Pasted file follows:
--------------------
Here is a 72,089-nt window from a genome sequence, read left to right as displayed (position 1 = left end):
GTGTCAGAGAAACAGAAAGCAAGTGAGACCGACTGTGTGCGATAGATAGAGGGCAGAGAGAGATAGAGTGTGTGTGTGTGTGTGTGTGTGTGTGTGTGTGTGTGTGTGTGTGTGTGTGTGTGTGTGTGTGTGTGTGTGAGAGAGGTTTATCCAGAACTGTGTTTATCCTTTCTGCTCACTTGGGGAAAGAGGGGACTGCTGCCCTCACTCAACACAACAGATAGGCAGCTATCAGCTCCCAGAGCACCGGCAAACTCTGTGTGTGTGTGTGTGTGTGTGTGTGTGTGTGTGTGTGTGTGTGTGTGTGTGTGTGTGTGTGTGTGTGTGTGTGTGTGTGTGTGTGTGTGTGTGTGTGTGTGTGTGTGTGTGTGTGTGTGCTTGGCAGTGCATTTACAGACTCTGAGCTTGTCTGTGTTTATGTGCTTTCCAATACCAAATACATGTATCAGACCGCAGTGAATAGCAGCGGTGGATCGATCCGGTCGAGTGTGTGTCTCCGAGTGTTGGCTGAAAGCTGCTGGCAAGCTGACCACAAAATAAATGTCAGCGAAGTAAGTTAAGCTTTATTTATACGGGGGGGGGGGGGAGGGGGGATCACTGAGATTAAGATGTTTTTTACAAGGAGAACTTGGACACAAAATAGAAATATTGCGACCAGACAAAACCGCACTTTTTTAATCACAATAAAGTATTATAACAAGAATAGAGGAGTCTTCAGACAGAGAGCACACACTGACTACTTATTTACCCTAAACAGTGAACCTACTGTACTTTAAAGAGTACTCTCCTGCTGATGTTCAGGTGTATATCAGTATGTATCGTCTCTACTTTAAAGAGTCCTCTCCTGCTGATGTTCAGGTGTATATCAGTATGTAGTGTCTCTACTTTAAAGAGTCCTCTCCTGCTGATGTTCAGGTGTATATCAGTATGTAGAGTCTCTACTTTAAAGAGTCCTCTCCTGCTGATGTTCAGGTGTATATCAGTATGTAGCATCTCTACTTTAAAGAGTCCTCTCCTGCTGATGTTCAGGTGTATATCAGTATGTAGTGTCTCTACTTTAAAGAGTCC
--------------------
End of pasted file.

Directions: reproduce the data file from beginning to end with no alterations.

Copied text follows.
Here is a 72,089-nt window from a genome sequence, read left to right as displayed (position 1 = left end):
GTGTCAGAGAAACAGAAAGCAAGTGAGACCGACTGTGTGCGATAGATAGAGGGCAGAGAGAGATAGAGTGTGTGTGTGTGTGTGTGTGTGTGTGTGTGTGTGTGTGTGTGTGTGTGTGTGTGTGTGTGTGTGTGTGTGAGAGAGGTTTATCCAGAACTGTGTTTATCCTTTCTGCTCACTTGGGGAAAGAGGGGACTGCTGCCCTCACTCAACACAACAGATAGGCAGCTATCAGCTCCCAGAGCACCGGCAAACTCTGTGTGTGTGTGTGTGTGTGTGTGTGTGTGTGTGTGTGTGTGTGTGTGTGTGTGTGTGTGTGTGTGTGTGTGTGTGTGTGTGTGTGTGTGTGTGTGTGTGTGTGTGTGTGTGTGTGTGTGCTTGGCAGTGCATTTACAGACTCTGAGCTTGTCTGTGTTTATGTGCTTTCCAATACCAAATACATGTATCAGACCGCAGTGAATAGCAGCGGTGGATCGATCCGGTCGAGTGTGTGTCTCCGAGTGTTGGCTGAAAGCTGCTGGCAAGCTGACCACAAAATAAATGTCAGCGAAGTAAGTTAAGCTTTATTTATACGGGGGGGGGGGGGAGGGGGGATCACTGAGATTAAGATGTTTTTTACAAGGAGAACTTGGACACAAAATAGAAATATTGCGACCAGACAAAACCGCACTTTTTTAATCACAATAAAGTATTATAACAAGAATAGAGGAGTCTTCAGACAGAGAGCACACACTGACTACTTATTTACCCTAAACAGTGAACCTACTGTACTTTAAAGAGTACTCTCCTGCTGATGTTCAGGTGTATATCAGTATGTATCGTCTCTACTTTAAAGAGTCCTCTCCTGCTGATGTTCAGGTGTATATCAGTATGTAGTGTCTCTACTTTAAAGAGTCCTCTCCTGCTGATGTTCAGGTGTATATCAGTATGTAGAGTCTCTACTTTAAAGAGTCCTCTCCTGCTGATGTTCAGGTGTATATCAGTATGTAGCATCTCTACTTTAAAGAGTCCTCTCCTGCTGATGTTCAGGTGTATATCAGTATGTAGTGTCTCTACTTTAAAGAGTCC